Man, if I was a Grinch last week, you don’t even want to know about this week. So annoyed! My ceiling is leaking and I’m camping in the living room. But there was one thing that made me feel better …
This is AMAZING!! I love a cappella to begin with and then bring in Queen, well, Chanukah doesn’t get better than that!
As an American and Israeli, I noticed that this was a great cultural mix.
Note the hard ch (Antiochus, Chanukah, Chai) but Mattathius.
Israeli Chanukah treats (sufganiot – filled donuts) and American Chanukah food (latkes – potato pancakes). If Israelis make latkes in Israel they are called levivot (hearts – I don’t know why) and are never served with applesauce (I know, right?). And sour cream? Fuggedaboutit. Maybe gvina levana.
Sevivon as well as dreidle and gelt (Israelis don’t actually know the rules to the dreidle game; they just know there’s a top and it spins).
Sevivon, sov, sov, sov, as well as a clay dreidle (you gotta know your Chanukah songs for this one).
Chanukiahs, but not a menorah to be found.
Aba, Ema, but Bubbe (surprisingly not many grandmas are called bubbe here).
Ah, but where was the miracle? Nes gadol haya po. It was here, not there (sham). We’re in Israel! (Even if Six13 are New York-based.)
So after singing this at the top of my lungs (many times), which hopefully bothers the neighbors whose fault it is that my ceiling is leaking, I’ve decided: Dammit all, I’m going to be a freaking light in the darkness.
Lots of things have been happening in Israel and around the world, but to be honest, the only thing I paid attention to this week was my Chinese drama.
Meteor Garden 2018
I’ve been in the Korean drama world for about 4 years and I dabble in Taiwanese dramas. Once in a long while, if the Korean drama netizens are talking about a Chinese drama, I’ll watch that. But the whole drama world went bananas for this remake (I’ve seen fan sites in English, Chinese, Russian, Thai, and Spanish). The source material is a 1992 manga (serialized graphic novel) from Japan and several remakes have been done, most famously in Taiwan and Korea. This is the kind of drama that launches careers.
Me as a manga character
Living in Israel, I feel much more like a citizen of the world than I did in the US. But I started to wonder if that was really true. I’m an immigrant, my mom is an immigrant, a majority of the family friends when I was growing up are immigrants (from China, Croatia, UK, Brazil, Argentina, Russia, just off the top of my head) or are at least well-traveled.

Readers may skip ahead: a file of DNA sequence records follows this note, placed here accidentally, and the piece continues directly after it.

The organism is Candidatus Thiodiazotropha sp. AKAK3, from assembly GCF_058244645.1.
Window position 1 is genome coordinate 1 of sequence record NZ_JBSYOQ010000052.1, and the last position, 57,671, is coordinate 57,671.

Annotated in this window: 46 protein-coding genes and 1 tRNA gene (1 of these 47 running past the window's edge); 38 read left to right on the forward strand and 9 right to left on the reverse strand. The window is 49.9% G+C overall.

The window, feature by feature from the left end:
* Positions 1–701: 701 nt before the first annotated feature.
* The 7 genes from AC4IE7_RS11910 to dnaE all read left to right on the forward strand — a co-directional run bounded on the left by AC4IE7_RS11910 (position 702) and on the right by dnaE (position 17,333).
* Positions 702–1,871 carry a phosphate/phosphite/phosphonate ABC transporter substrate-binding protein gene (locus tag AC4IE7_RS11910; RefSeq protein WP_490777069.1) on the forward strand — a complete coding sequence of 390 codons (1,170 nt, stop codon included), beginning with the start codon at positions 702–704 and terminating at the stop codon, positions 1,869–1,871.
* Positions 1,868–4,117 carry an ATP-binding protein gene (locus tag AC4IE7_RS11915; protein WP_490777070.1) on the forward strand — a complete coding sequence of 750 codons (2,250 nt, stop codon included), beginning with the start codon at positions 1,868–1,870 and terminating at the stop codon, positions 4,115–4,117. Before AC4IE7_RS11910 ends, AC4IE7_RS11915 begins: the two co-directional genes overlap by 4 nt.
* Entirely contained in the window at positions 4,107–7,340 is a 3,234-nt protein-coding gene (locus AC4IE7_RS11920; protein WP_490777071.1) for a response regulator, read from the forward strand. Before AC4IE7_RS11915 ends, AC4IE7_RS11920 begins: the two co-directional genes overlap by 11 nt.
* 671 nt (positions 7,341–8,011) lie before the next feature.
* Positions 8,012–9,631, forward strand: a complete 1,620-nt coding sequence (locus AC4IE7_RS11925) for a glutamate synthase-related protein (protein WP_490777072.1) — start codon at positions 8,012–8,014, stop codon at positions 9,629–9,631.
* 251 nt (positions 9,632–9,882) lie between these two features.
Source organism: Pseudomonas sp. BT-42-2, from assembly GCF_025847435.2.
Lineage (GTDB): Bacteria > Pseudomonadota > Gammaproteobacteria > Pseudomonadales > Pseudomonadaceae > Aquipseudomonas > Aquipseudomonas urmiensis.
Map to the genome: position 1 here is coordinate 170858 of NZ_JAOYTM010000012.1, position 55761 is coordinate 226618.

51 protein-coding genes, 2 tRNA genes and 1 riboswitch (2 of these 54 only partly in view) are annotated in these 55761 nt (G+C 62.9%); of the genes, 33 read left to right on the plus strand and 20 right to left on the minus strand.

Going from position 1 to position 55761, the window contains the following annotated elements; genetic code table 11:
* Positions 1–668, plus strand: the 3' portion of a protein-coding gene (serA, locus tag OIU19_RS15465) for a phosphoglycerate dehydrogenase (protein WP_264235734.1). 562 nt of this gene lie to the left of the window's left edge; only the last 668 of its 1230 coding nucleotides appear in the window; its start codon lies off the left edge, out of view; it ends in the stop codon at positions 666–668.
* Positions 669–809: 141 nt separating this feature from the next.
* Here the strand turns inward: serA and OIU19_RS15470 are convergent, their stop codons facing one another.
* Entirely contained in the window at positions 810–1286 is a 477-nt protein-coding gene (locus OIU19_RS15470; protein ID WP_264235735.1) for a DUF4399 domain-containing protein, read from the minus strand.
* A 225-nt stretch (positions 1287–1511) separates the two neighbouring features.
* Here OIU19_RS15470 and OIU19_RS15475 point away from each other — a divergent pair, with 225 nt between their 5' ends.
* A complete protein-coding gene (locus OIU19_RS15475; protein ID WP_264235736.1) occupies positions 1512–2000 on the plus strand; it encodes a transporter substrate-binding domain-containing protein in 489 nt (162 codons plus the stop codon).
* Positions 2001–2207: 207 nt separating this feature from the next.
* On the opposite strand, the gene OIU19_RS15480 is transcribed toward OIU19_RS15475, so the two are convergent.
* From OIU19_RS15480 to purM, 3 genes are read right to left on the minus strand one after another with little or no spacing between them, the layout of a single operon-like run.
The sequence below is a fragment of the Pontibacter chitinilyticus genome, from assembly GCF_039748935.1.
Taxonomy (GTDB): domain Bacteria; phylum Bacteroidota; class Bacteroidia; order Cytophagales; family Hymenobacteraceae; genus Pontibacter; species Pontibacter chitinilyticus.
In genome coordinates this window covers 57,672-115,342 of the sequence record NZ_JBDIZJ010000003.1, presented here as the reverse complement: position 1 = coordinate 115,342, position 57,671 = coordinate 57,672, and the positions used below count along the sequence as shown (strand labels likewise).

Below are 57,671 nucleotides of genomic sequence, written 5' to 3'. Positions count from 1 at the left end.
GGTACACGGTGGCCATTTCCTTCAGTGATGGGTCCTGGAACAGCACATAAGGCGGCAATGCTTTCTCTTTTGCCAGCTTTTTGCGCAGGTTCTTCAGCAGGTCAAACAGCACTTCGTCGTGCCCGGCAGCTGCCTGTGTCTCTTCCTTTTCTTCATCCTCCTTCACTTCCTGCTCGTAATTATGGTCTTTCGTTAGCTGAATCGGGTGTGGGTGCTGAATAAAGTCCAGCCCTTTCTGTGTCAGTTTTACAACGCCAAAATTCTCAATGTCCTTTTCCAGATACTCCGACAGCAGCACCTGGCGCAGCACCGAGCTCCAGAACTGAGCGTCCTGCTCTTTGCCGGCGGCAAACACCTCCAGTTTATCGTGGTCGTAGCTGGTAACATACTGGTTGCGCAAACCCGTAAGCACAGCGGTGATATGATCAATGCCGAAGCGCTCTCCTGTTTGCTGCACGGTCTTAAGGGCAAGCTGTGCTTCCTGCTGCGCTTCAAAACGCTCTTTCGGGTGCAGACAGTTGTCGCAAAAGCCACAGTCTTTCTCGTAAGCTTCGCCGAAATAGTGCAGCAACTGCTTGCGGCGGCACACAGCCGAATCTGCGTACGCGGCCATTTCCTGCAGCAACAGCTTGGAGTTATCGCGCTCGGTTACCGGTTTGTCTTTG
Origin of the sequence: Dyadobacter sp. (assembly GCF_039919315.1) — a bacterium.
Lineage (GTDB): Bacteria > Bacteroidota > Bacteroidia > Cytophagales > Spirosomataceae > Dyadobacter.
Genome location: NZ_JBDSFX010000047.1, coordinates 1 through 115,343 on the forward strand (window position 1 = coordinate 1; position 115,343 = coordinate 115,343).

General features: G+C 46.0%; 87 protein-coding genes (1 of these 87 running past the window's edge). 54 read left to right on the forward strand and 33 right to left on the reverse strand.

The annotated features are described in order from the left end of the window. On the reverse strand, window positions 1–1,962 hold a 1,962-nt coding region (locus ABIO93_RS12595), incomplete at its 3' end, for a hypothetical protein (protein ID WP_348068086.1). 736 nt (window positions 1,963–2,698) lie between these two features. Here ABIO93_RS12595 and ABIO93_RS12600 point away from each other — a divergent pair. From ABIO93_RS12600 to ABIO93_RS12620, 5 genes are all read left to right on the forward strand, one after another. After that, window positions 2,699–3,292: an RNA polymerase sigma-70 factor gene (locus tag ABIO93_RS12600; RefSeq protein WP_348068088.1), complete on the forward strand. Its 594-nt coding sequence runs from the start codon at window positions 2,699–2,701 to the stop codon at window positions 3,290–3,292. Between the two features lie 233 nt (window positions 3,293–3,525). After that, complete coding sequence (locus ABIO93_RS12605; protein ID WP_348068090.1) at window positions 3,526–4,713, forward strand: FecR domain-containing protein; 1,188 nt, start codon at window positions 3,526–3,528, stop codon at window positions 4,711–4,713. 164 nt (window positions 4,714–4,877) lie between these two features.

I remembered that one of my favorite childhood shows was Star Blazers. At the time, I didn’t know that it was originally a Japanese cartoon that had been dubbed. I was riveted every day and I just thought the long, lean, big-eyed, beautiful people were just part of the style of the cartoon and didn’t think much of the fact that it didn’t look like Super Friends or Scooby Doo.
Star Blazers intro – “Our Star Blazers!”
Long before I moved to Israel, I was aware of Asia; over the years, I’ve had an interest in Tai Chi, Thai food, and Chinese medicine. So when my Greek friend in Israel introduced me to Korean dramas, the cultural anthropologist that I secretly wanted to be took over and my interest in drama spilled into trying to understand the mysteries of Asian culture.
Is it because I live in Israel, hear multiple languages in the street and meet people of different ethnic backgrounds, and feel like I am at the crossroads of civilizations between Europe and Asia that I have recently found myself drawn to explore more and more about Asia?
Or would my love of subtitled movies, natural cultural curiosity, and the easy internet access to subtitled dramas have led me down this road eventually even if I lived in the US?
A different view of the world
I think it’s because I live in Israel. This is a small country with many immigrants and a citizenry that values traveling and seeing the world. In Israel, my American-ness makes me foreign, and somehow more of a global citizen. In the US, I was foreign, but spent so much time and effort in being American, I didn’t value my foreignness and so by default rejected global citizenry. All the potential was there, but it was only in Israel where I could be myself – a person in the cultural margins – that I could plant my roots and grow in different cultural directions.
My deep roots are in the US and Israel, I have cultural sprouts in Russia and Ukraine, and I’m growing branches in Korea, Taiwan, China, and Hong Kong. Yes, I’m a global citizen indeed.